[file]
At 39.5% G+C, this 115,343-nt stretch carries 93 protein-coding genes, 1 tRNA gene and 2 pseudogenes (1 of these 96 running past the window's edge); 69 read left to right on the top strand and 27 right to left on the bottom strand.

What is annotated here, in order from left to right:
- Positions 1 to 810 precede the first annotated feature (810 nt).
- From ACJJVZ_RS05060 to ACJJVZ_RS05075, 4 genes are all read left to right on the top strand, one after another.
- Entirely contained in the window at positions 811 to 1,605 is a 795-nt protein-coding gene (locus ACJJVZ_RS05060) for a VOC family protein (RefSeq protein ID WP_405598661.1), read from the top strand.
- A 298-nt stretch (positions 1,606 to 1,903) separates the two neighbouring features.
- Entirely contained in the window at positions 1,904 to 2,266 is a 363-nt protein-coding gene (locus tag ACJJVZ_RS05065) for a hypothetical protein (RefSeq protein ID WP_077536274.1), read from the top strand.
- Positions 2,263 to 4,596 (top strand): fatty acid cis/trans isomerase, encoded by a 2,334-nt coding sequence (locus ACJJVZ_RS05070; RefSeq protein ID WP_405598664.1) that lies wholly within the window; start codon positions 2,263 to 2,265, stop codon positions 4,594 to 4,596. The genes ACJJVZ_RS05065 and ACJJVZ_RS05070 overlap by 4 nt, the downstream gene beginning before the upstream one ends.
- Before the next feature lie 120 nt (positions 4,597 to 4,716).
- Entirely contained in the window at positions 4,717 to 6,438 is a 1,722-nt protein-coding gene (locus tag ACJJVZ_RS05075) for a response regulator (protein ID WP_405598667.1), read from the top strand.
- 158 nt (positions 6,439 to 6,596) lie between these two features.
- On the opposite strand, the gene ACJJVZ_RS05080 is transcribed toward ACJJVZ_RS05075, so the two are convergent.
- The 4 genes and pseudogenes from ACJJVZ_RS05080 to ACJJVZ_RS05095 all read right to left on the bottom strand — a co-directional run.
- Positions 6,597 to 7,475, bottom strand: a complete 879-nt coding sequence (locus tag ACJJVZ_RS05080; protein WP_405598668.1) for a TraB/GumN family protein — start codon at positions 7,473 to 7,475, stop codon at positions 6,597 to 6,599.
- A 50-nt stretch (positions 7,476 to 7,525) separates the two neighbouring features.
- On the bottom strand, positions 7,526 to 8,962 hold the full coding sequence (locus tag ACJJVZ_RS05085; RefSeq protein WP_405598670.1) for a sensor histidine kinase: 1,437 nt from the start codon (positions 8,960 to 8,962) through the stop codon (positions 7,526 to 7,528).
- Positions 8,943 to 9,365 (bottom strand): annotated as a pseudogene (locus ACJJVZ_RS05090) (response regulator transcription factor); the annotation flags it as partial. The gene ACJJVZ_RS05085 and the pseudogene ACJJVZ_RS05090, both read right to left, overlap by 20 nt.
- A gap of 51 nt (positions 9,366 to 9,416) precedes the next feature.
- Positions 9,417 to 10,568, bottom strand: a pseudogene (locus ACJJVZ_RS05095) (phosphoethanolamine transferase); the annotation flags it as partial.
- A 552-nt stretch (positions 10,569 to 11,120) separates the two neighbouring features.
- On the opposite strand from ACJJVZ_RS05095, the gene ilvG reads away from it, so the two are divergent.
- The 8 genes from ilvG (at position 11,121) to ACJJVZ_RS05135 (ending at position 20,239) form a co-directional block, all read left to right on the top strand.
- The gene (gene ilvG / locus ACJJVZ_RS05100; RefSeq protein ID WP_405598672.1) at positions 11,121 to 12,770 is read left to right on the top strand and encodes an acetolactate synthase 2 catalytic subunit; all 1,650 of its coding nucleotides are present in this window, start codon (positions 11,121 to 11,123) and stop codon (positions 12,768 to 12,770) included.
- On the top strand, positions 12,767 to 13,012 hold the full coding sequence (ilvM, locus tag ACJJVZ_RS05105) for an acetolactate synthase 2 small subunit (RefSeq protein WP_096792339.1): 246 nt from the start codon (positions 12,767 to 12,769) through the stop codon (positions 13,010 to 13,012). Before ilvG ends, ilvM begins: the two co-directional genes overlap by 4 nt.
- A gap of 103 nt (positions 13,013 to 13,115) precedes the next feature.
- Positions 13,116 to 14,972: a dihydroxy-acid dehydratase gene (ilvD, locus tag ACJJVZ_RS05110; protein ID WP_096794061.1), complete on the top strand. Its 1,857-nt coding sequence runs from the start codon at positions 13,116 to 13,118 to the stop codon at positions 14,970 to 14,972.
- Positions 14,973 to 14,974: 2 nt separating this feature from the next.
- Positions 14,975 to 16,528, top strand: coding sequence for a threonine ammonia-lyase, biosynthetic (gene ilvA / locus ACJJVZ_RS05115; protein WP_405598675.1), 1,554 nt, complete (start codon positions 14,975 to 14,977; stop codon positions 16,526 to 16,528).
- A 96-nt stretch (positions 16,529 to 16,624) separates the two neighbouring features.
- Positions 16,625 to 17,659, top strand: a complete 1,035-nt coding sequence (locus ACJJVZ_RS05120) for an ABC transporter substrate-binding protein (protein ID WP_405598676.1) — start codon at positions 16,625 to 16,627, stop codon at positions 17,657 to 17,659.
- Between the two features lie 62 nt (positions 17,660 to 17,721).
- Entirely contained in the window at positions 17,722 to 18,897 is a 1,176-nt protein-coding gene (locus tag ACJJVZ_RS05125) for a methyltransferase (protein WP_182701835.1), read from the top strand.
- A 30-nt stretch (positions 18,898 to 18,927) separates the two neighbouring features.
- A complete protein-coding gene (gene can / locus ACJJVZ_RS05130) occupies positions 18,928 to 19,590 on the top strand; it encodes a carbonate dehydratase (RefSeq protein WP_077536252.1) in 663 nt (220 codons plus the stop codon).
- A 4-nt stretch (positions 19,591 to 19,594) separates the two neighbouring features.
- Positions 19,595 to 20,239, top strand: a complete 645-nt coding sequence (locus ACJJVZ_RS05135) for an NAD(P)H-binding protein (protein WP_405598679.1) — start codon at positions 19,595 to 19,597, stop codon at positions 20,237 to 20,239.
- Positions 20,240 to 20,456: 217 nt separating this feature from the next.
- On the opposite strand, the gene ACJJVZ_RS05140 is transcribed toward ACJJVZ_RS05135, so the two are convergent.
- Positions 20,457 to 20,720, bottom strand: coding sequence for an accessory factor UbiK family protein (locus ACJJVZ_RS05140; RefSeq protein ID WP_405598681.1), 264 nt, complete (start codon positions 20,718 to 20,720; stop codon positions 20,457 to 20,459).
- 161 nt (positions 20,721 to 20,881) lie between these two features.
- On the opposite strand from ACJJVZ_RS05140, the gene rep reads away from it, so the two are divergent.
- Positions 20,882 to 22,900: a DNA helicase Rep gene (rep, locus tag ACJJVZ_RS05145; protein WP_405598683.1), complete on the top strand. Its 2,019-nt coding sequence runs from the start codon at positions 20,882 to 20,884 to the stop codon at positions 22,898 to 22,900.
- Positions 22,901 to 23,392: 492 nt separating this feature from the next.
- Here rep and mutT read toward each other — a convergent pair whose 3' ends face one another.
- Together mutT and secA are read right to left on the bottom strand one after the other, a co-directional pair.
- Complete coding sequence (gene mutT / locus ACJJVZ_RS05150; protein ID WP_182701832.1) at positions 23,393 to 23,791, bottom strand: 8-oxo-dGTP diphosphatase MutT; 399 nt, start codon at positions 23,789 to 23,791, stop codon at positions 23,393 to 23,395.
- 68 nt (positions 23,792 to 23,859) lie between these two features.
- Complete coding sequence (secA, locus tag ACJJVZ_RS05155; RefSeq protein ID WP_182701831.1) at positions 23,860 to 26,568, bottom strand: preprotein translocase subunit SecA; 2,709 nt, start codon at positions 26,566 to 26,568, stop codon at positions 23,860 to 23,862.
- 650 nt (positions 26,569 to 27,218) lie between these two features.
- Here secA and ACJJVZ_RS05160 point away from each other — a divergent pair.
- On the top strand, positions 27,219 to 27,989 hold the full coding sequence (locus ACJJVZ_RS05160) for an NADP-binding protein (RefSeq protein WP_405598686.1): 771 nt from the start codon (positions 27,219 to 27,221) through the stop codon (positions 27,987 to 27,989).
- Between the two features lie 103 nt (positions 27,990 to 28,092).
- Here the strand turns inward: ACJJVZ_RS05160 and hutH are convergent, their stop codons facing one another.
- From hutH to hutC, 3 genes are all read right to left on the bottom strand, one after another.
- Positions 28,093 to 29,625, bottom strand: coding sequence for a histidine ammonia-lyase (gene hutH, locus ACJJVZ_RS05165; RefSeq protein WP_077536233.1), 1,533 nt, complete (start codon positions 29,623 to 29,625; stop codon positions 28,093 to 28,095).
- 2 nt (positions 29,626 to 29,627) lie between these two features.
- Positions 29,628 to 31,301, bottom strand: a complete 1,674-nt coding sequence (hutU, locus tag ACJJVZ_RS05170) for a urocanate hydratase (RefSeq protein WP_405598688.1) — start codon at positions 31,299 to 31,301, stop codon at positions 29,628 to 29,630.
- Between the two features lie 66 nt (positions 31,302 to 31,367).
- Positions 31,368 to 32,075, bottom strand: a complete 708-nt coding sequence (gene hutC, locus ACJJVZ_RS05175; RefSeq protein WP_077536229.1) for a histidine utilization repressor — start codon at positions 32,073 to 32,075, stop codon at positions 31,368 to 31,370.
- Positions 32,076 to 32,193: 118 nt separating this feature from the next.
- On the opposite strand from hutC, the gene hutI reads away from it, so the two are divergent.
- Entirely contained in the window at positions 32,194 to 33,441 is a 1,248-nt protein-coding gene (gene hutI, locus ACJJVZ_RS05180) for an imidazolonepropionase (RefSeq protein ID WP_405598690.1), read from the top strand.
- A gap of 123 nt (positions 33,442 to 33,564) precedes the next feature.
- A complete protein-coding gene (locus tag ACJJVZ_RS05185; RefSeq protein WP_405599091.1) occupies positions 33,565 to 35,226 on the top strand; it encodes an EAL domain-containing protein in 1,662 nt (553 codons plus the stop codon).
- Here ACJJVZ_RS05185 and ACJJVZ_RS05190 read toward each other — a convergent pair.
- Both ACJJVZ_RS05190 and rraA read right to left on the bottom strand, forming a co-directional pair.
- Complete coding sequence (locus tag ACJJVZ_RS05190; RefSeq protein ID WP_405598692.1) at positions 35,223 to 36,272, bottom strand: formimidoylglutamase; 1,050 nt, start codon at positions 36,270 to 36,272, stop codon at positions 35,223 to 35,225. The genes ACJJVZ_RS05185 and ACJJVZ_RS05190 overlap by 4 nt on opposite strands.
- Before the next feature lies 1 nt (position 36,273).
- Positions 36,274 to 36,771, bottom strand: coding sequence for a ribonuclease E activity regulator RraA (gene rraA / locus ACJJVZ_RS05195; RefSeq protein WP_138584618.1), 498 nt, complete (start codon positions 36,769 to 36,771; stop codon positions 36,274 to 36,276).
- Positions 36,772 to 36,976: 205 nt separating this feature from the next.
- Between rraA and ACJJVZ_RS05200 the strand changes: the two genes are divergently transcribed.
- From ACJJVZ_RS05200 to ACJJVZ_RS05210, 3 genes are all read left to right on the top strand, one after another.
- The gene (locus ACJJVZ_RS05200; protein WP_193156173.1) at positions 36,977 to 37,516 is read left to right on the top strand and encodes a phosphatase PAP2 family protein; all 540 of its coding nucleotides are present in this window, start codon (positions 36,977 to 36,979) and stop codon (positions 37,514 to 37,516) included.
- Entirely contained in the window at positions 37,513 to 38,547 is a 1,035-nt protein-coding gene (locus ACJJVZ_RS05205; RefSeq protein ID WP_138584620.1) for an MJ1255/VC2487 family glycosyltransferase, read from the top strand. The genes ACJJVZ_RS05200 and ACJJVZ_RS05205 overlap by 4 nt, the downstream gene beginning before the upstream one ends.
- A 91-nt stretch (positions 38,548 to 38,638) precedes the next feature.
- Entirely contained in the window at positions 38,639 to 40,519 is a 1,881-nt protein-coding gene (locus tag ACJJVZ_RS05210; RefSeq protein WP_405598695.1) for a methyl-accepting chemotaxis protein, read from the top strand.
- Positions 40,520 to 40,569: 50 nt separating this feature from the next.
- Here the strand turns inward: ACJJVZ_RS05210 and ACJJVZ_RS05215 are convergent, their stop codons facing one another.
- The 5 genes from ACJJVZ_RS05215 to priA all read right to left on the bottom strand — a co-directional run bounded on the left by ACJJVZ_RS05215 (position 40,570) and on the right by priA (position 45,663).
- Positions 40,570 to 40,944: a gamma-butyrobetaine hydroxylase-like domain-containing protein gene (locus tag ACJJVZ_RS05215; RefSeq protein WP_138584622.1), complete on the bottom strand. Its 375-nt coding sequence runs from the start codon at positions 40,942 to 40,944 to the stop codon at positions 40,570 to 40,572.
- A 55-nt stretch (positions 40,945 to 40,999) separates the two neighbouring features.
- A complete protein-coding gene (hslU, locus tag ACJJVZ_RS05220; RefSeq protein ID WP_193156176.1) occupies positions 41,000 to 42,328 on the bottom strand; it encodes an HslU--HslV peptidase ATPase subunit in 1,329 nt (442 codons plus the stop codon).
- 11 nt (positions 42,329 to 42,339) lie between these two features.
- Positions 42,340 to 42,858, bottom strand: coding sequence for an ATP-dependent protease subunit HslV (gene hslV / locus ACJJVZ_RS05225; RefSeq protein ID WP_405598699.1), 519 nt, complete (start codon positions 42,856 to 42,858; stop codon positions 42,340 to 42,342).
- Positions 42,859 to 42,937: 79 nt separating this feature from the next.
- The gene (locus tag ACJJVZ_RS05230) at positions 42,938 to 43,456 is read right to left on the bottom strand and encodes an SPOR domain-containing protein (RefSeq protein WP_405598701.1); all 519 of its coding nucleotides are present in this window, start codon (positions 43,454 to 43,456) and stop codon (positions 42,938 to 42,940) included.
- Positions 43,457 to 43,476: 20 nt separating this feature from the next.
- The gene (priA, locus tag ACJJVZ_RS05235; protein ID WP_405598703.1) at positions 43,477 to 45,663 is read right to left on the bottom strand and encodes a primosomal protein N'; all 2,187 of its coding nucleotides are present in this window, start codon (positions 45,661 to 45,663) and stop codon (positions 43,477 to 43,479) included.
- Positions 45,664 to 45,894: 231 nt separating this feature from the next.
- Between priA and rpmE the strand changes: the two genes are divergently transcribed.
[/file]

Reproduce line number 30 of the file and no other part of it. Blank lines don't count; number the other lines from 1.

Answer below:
- Positions 16,625 to 17,659, top strand: a complete 1,035-nt coding sequence (locus ACJJVZ_RS05120) for an ABC transporter substrate-binding protein (protein ID WP_405598676.1) — start codon at positions 16,625 to 16,627, stop codon at positions 17,657 to 17,659.